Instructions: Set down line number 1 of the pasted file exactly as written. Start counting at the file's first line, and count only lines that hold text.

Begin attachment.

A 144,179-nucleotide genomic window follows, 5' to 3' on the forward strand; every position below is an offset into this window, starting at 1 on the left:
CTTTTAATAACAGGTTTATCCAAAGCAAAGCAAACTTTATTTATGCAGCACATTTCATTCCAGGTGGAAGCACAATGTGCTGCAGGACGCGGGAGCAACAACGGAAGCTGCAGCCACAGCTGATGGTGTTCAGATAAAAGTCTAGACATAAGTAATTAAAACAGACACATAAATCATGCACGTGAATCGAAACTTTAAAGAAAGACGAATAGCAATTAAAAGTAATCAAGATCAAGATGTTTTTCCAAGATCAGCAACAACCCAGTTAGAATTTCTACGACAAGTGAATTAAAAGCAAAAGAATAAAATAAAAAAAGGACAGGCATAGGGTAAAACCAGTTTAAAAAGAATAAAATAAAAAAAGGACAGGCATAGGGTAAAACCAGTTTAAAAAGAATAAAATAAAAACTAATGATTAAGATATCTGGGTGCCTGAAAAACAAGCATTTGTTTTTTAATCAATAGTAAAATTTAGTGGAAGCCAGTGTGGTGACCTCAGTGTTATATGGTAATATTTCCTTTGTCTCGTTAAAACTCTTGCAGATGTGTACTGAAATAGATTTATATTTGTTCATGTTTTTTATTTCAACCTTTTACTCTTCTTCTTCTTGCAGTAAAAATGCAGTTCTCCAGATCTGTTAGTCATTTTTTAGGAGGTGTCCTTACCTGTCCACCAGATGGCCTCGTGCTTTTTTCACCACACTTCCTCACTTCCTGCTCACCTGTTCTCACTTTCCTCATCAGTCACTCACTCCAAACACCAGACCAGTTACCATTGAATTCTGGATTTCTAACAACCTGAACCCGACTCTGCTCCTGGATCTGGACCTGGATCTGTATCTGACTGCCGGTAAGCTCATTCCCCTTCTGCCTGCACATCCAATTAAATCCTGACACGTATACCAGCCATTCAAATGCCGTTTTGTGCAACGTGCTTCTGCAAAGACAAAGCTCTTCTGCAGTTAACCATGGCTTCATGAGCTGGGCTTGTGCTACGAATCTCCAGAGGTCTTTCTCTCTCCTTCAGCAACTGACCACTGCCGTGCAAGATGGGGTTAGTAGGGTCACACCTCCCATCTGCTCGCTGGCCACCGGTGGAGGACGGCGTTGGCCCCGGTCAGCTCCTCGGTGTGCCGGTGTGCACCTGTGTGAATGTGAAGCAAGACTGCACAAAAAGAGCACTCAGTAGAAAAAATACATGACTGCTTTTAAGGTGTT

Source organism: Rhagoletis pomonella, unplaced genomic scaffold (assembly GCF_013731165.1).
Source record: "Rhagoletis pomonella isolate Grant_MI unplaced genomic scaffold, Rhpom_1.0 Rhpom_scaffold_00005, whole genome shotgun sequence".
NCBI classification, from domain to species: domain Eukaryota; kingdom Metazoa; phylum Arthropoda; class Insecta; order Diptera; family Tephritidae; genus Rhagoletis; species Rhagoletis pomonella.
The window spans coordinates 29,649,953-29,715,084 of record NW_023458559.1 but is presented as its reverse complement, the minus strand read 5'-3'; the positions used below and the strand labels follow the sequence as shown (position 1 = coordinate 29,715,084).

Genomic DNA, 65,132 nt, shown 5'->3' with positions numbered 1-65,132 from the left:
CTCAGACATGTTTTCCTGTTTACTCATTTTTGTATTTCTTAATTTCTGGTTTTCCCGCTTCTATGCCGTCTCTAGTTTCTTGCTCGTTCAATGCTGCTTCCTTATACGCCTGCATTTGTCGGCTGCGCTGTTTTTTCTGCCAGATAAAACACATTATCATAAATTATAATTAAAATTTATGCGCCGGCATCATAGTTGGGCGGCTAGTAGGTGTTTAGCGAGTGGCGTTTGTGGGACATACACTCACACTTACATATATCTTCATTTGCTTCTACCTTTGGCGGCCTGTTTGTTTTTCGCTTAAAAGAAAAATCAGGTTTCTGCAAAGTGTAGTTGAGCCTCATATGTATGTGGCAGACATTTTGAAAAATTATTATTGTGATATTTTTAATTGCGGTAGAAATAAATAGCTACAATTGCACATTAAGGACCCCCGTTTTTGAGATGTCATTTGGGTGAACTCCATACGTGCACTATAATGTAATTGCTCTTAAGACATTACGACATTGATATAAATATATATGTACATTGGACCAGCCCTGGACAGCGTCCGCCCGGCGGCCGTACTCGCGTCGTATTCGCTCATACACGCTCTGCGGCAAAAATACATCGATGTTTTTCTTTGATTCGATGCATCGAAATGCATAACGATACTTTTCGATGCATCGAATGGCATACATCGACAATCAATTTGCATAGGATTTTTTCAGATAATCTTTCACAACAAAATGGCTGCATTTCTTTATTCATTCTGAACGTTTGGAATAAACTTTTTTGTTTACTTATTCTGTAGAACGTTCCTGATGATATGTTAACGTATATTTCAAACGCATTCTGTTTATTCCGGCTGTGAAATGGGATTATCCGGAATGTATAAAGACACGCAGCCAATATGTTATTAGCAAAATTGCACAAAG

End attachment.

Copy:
A 144,179-nucleotide genomic window follows, 5' to 3' on the forward strand; every position below is an offset into this window, starting at 1 on the left: